The OPA process is complete after the OPA reports its findings and recommendation to the Police Chief. If he sustains a finding of misconduct, the employee has a right to a due process hearing (referred to as a Loudermill Hearing, in reference to a court decision protecting employee rights). After the hearing, the Police Chief makes a final decision. If he changes the recommendation of the OPA, as explained above, he must state his material reasons in writing to the Mayor and the City Council. At this point the OPA process is over and the case is closed.
Now we enter the twilight zone. SPOG, representing the employee, may appeal this decision to either the Public Safety Civil Service Commission or the Disciplinary Review Board, but not both. The SPOG contract agreement clearly states that disciplinary actions ” . . . cannot be challenged through the grievance procedure.” Unless the discipline imposed is only a written reprimand. (see Section 3.5 H.) However, in the case of a transfer (and only a transfer) if the SPOG believes that a transfer, NOT identified as disciplinary, is in fact disciplinary then SPOG may use the grievance procedure. This is important because the “grievance” procedure exists to contest “contract violations;” it is not intended to allow officers to appeal their misconduct findings.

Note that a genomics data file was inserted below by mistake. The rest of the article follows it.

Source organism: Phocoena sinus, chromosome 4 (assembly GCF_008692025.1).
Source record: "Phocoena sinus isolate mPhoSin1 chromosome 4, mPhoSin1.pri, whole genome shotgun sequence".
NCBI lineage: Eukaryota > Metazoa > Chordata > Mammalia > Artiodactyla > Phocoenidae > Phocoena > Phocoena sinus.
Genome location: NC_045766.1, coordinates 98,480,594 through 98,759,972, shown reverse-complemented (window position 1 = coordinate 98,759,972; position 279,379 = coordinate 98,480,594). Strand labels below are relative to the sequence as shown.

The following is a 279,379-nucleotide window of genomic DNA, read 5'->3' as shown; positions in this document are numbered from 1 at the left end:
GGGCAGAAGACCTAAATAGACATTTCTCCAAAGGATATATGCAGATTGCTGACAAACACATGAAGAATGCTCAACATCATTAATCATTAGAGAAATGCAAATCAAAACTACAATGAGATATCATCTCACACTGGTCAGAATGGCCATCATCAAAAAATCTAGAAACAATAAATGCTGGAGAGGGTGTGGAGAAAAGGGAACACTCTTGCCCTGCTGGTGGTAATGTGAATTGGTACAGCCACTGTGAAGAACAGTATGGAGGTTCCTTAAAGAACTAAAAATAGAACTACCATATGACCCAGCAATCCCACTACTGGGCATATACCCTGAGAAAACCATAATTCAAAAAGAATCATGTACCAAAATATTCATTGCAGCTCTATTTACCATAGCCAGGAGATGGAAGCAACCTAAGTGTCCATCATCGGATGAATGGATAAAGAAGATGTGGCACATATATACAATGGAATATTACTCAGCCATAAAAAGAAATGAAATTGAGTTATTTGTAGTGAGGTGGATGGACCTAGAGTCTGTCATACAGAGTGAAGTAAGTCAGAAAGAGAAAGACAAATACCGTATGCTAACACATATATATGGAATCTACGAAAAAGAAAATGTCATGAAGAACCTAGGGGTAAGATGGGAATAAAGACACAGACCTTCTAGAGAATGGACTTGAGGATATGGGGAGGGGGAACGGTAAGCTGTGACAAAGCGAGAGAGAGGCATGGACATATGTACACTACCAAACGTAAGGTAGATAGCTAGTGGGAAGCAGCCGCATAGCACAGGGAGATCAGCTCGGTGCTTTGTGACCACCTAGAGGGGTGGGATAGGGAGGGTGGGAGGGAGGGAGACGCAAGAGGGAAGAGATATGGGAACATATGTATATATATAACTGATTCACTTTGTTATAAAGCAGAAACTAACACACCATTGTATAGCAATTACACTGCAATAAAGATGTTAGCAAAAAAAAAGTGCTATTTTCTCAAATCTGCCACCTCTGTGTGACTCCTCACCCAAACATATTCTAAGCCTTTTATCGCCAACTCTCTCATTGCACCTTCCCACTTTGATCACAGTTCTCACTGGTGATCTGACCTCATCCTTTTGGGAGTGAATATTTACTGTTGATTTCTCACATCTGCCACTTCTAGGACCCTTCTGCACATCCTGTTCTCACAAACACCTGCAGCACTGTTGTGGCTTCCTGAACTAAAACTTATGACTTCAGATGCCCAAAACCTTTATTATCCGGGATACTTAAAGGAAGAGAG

This means that, by contract, an OPA finding is not subject to the grievance procedure. This is critical. Many of the initial news articles had both journalists and City officials talking about the grievance procedure being used to challenge the OPA decision. If that’s what has been occurring, it’s a violation of the contract as well as a circumvention of the appeal process intended for use in OPA cases.
To make matters worse, I believe the City has been using the grievance procedure for a number of years, allowing OPA decisions to be negotiated away. Appendix A – Grievance Procedure in the Agreement specifically states that in matters of ” . . . discipline in the form of suspension, demotion, termination or transfer identified by the Employer (City) as disciplinary in nature shall be subject to challenge through the process provided in Section 3.5″ – which clearly states that the grievance procedure does not apply.